There’s a new feature at The Salvation Army’s Billings, Montana, warehouse: a billboard promoting a help line for human trafficking survivors. The message? Hope.
The 24-hour helpline, named the Hope Line, is manned by volunteers of Montana-based anti-human trafficking nonprofit Her Campaign, that connects human trafficking survivors to resources and support. The Salvation Army Billings (Montana) Corps has partnered with Her Campaign in these efforts, using funds from the Fight for Freedom Grant (FFF) to cover costs of creating the billboard and promotional materials for the Hope Line as well as training volunteers.
The FFF Grant provides low-barrier funding opportunities to assist The Salvation Army in creating or expanding justice-related initiatives throughout the West using funds raised during the 2019 Commissioning weekend Run for Others 5K.
“Right now [survivors] can go to the national hotline, but there hasn’t been anything catered to survivors [in Montana],” said Billings Corps Family Services Director Bethany Allen. That was, until the Hope Line launched. “The folks they train and have on the helpline—they are Christians and they provide soul care as well.”
The Hope Line program was launched in January 2020 after Her Campaign began training volunteer phone receivers, holding a pair of trauma-informed training sessions with 12 volunteers. The nonprofit now has four, three-person teams that are on the line a week at a time. Since January, Her Campaign has received 30 calls through the Hope Line, and with the new billboard, it anticipates more.
“The vision for the Hope Line came just to reach specifically women who are being exploited and trafficked here in Montana,” said Her Campaign President and Founder Britney Higgs. “We took it a step further when we had a bunch of people reaching out to us saying the culture of rape was happening here in high schools.”
Higgs said teen girls are afraid to discuss rapes that happened at parties with their parents, and a history of rape can join a number of factors that contribute to making one more vulnerable to being trafficked.
“The goal of the Hope Line is number one, is to create a place for someone to have a caring volunteer to listen to their story,” Higgs said. “Number two—getting them connected to the right resources…Three, if the survivor is wanting to exit ‘the life,’ we want to work with them.”
This year, the National Human Trafficking Hotline has reported 38 human trafficking cases in Montana. Higgs noted the rural nature of the state has proven to make tracking statistics surrounding trafficking difficult. “These numbers are extremely low to the reality of human trafficking in our state,” she said, adding her hopes for Her Campaign to help remedy this in the future.
The need for the billboard is great, Billings Corps Officer Felecia Pederson said. In Billings—and throughout Montana—human trafficking is on the rise.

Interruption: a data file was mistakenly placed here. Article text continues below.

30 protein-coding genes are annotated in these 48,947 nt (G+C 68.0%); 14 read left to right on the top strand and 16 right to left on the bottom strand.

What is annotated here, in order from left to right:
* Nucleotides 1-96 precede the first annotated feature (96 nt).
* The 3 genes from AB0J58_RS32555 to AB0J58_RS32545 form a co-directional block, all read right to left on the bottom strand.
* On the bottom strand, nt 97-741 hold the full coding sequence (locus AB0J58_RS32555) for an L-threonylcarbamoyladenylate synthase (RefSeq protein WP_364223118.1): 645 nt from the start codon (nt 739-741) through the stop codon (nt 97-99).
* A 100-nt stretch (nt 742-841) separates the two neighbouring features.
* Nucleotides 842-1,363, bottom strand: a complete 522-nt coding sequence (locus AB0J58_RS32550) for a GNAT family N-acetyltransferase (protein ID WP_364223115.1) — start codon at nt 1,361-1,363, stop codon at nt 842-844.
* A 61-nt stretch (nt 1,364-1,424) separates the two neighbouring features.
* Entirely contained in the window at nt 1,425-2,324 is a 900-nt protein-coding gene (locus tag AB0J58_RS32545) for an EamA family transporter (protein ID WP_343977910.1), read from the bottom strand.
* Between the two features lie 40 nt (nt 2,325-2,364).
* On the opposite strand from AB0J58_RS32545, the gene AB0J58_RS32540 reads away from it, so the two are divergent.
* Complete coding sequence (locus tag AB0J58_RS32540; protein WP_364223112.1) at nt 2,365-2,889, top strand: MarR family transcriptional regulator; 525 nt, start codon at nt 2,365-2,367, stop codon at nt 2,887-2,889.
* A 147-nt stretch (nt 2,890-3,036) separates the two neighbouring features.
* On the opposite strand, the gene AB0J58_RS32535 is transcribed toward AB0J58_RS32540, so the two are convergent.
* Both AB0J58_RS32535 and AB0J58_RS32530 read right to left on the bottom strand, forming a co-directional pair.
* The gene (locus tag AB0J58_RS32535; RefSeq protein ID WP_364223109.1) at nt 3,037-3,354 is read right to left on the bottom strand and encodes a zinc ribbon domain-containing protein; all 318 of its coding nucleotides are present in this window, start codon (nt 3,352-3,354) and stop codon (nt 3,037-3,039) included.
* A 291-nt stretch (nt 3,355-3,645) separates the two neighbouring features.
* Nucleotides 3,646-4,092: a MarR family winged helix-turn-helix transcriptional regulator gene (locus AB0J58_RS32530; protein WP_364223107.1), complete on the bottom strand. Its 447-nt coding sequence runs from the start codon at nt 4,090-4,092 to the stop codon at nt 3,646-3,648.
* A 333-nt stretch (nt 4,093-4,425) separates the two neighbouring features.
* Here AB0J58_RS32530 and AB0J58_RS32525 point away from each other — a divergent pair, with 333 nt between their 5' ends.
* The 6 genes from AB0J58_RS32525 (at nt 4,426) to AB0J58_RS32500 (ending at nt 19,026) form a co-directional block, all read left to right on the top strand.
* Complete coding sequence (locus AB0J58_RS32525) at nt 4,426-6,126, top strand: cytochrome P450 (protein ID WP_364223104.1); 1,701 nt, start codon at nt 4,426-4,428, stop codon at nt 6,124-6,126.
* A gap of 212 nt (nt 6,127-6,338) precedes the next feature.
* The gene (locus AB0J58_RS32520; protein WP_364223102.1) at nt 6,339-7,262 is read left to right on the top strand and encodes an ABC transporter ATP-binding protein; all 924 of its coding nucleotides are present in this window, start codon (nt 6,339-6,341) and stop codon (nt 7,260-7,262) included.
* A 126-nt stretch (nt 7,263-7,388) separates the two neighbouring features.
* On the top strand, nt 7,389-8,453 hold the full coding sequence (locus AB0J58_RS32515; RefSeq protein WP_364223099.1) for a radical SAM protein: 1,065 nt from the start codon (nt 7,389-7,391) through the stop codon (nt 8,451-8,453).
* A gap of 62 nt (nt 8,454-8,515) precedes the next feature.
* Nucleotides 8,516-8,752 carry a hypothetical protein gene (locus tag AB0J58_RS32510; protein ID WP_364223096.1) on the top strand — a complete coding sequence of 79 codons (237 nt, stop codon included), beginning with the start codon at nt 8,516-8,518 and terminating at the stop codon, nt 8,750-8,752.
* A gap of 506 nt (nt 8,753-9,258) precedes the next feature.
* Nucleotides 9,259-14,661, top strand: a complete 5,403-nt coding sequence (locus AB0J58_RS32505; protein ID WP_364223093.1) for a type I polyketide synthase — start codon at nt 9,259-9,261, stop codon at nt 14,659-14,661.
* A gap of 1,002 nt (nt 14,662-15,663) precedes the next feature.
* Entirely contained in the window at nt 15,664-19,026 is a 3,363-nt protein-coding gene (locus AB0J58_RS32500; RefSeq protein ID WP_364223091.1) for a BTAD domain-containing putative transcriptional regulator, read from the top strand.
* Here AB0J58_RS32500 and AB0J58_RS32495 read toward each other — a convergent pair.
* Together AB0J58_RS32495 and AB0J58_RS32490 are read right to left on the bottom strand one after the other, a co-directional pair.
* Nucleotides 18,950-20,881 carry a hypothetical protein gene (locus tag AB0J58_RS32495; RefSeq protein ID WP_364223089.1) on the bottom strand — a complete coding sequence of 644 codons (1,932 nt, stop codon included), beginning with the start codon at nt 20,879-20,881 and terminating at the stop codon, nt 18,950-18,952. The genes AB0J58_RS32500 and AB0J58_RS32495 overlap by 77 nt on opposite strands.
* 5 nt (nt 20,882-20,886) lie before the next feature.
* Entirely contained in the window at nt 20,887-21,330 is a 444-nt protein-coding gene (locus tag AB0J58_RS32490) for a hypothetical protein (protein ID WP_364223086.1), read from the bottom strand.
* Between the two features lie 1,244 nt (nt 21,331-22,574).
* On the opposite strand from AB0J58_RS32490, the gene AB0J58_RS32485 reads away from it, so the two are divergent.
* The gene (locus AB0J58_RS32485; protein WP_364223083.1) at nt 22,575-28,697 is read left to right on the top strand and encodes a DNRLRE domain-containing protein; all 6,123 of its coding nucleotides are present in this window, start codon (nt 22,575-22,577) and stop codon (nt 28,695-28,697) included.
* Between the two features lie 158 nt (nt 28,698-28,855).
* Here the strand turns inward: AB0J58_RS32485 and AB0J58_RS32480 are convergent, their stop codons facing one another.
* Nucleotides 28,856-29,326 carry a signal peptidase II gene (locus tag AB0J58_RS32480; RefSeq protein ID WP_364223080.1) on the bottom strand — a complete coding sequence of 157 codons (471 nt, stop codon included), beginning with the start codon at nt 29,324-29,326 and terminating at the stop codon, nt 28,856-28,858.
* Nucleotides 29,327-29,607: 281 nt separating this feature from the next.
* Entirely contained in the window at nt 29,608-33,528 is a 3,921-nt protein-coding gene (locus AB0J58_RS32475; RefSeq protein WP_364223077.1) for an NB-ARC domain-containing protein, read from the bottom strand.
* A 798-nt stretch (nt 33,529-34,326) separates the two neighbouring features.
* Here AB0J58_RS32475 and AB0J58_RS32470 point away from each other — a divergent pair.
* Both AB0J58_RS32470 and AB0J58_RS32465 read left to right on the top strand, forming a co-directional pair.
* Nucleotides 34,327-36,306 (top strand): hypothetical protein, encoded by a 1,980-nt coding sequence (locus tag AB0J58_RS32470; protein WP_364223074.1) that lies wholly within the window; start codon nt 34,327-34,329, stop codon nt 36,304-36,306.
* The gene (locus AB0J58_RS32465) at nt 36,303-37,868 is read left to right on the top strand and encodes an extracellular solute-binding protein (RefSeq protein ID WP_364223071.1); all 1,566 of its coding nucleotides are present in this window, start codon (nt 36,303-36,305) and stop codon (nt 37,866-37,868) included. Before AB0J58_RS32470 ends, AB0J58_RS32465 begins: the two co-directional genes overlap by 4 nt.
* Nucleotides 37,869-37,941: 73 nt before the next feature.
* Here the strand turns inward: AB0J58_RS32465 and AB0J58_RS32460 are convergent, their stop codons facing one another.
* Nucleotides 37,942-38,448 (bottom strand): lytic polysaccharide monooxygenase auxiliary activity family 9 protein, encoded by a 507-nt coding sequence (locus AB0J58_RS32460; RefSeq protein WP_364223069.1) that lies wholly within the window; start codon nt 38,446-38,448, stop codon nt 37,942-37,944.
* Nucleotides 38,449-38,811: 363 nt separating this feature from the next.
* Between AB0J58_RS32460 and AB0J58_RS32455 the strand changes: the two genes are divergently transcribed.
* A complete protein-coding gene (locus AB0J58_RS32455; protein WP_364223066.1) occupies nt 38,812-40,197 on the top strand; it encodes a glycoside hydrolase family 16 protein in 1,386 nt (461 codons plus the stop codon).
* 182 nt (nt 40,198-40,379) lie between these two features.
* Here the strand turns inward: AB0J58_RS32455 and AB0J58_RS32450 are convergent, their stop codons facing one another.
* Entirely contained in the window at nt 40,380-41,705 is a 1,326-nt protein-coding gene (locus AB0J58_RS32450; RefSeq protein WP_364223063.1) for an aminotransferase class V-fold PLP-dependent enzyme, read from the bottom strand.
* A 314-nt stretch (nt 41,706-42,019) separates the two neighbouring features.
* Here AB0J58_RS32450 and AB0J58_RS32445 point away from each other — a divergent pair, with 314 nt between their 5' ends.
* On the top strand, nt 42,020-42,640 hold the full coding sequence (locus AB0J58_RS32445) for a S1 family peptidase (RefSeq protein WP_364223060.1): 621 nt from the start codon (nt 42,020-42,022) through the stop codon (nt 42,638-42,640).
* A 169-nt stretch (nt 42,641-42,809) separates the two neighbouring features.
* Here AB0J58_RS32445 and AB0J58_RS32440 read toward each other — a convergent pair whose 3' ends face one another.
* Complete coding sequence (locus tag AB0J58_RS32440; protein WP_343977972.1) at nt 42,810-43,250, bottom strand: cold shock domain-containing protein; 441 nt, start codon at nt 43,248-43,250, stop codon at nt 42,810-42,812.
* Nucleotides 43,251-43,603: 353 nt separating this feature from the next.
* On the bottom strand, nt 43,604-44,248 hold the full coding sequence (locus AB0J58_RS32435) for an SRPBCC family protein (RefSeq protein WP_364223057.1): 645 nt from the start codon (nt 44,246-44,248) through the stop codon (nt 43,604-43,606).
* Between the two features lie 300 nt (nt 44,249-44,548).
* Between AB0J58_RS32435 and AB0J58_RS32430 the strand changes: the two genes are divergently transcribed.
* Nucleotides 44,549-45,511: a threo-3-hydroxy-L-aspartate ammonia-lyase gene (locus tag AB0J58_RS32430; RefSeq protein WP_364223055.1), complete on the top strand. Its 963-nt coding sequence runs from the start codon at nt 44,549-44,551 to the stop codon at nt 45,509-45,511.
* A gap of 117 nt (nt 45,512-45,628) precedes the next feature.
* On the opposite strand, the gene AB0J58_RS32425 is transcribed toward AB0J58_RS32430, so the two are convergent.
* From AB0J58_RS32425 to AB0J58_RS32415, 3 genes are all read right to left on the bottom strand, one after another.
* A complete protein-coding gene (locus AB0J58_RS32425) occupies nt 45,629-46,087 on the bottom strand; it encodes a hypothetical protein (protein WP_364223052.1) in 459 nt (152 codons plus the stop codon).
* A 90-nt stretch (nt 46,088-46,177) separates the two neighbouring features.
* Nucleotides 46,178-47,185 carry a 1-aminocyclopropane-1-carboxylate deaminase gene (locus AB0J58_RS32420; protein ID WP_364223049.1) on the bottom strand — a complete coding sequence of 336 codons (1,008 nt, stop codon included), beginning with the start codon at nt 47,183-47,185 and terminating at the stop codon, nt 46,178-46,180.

“Billings being the largest city in Montana is a hub for sex trafficking. We are on the major freeways,” said Pederson. “We have a lot of…homeless teens that feel forced [to be trafficked].”
While the Army sometimes has trafficking survivors come to request services, Pederson said the corps usually refers them to Her Campaign, as they have the infrastructure to care for survivors in place. But it can go both ways. Allen worked with Her Campaign on an exit plan for one of the women living in their housing, helping the client get into Section 8 housing—and it was expedited because she was a trafficking survivor.
“That was a success, she’s doing well and she’s in her own place and thriving,” said Allen.
While the Hope Line is off to a slower start because of COVID-19, it is already reaching people, including a male survivor of sexual abuse who recently lost his mother—his only real support system. A Hope Line volunteer spent 15 minutes listening, encouraging and praying with him. The encounter gave him the courage to seek further help.
A counselor at a local shelter who was helping a woman who was trafficked called the Hope Line, and a volunteer was able to get the survivor placed within Her Campaign’s safe home program where, at age 33, she was able to get her high school diploma, a driver’s license for the first time and job training that led to a hired position.
The survivor graduated the Her Campaign program in June, moved into her own apartment, and has continued in a job that she is passionate about. She also helps to train other survivors stepping out of domestic violence and trafficking and has started to share her story at local events.
“We have been training up an incredible team of volunteers…They’re prepped and ready to go,” Higgs said. “Right now, it’s really just getting the word out in our community.”
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